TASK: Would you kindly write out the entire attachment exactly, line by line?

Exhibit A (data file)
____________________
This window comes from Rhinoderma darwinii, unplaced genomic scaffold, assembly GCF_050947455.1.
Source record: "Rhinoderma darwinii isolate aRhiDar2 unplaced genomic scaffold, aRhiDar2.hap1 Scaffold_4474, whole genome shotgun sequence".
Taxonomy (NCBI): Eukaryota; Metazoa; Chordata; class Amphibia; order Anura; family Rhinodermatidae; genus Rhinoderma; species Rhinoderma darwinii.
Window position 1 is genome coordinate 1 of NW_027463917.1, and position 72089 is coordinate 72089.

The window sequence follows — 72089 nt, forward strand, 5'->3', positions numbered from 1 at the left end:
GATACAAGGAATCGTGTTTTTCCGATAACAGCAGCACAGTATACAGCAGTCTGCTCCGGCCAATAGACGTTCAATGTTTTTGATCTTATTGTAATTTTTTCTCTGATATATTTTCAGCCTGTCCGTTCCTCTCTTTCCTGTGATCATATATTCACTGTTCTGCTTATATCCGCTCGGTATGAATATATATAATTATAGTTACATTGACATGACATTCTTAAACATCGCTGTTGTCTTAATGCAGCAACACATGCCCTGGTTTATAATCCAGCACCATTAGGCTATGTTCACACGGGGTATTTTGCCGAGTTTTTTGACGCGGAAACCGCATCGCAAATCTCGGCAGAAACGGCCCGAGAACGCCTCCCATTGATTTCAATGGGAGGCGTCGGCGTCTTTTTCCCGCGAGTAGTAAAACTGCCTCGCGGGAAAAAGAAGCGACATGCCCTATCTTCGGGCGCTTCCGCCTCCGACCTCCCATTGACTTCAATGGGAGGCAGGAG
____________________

This window comes from Rhinoderma darwinii, unplaced genomic scaffold, assembly GCF_050947455.1.
Source record: "Rhinoderma darwinii isolate aRhiDar2 unplaced genomic scaffold, aRhiDar2.hap1 Scaffold_4474, whole genome shotgun sequence".
Taxonomy (NCBI): Eukaryota; Metazoa; Chordata; class Amphibia; order Anura; family Rhinodermatidae; genus Rhinoderma; species Rhinoderma darwinii.
Window position 1 is genome coordinate 1 of NW_027463917.1, and position 72089 is coordinate 72089.

The window sequence follows — 72089 nt, forward strand, 5'->3', positions numbered from 1 at the left end:
GATACAAGGAATCGTGTTTTTCCGATAACAGCAGCACAGTATACAGCAGTCTGCTCCGGCCAATAGACGTTCAATGTTTTTGATCTTATTGTAATTTTTTCTCTGATATATTTTCAGCCTGTCCGTTCCTCTCTTTCCTGTGATCATATATTCACTGTTCTGCTTATATCCGCTCGGTATGAATATATATAATTATAGTTACATTGACATGACATTCTTAAACATCGCTGTTGTCTTAATGCAGCAACACATGCCCTGGTTTATAATCCAGCACCATTAGGCTATGTTCACACGGGGTATTTTGCCGAGTTTTTTGACGCGGAAACCGCATCGCAAATCTCGGCAGAAACGGCCCGAGAACGCCTCCCATTGATTTCAATGGGAGGCGTCGGCGTCTTTTTCCCGCGAGTAGTAAAACTGCCTCGCGGGAAAAAGAAGCGACATGCCCTATCTTCGGGCGCTTCCGCCTCCGACCTCCCATTGACTTCAATGGGAGGCAGGAG